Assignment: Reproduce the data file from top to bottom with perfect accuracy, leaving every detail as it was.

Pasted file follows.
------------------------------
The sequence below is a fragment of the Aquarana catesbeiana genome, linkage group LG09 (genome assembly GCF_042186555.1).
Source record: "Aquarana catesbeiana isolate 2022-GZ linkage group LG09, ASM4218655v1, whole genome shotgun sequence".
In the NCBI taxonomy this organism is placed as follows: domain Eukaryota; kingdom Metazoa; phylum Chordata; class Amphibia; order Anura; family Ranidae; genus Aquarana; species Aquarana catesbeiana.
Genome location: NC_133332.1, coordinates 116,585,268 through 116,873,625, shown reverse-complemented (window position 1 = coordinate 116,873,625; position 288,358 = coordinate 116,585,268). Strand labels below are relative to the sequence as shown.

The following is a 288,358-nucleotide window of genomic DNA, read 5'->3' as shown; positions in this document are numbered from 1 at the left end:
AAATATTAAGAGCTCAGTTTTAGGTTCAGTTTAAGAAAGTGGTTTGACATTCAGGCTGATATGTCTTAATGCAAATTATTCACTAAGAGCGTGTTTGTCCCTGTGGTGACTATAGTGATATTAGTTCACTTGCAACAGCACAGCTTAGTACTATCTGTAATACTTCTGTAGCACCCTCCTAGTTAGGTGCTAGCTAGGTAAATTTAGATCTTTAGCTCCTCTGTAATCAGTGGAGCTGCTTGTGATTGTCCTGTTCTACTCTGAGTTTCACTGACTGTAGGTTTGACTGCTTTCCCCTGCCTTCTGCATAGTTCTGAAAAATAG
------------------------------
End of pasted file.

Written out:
The sequence below is a fragment of the Aquarana catesbeiana genome, linkage group LG09 (genome assembly GCF_042186555.1).
Source record: "Aquarana catesbeiana isolate 2022-GZ linkage group LG09, ASM4218655v1, whole genome shotgun sequence".
In the NCBI taxonomy this organism is placed as follows: domain Eukaryota; kingdom Metazoa; phylum Chordata; class Amphibia; order Anura; family Ranidae; genus Aquarana; species Aquarana catesbeiana.
Genome location: NC_133332.1, coordinates 116,585,268 through 116,873,625, shown reverse-complemented (window position 1 = coordinate 116,873,625; position 288,358 = coordinate 116,585,268). Strand labels below are relative to the sequence as shown.

The following is a 288,358-nucleotide window of genomic DNA, read 5'->3' as shown; positions in this document are numbered from 1 at the left end:
AAATATTAAGAGCTCAGTTTTAGGTTCAGTTTAAGAAAGTGGTTTGACATTCAGGCTGATATGTCTTAATGCAAATTATTCACTAAGAGCGTGTTTGTCCCTGTGGTGACTATAGTGATATTAGTTCACTTGCAACAGCACAGCTTAGTACTATCTGTAATACTTCTGTAGCACCCTCCTAGTTAGGTGCTAGCTAGGTAAATTTAGATCTTTAGCTCCTCTGTAATCAGTGGAGCTGCTTGTGATTGTCCTGTTCTACTCTGAGTTTCACTGACTGTAGGTTTGACTGCTTTCCCCTGCCTTCTGCATAGTTCTGAAAAATAG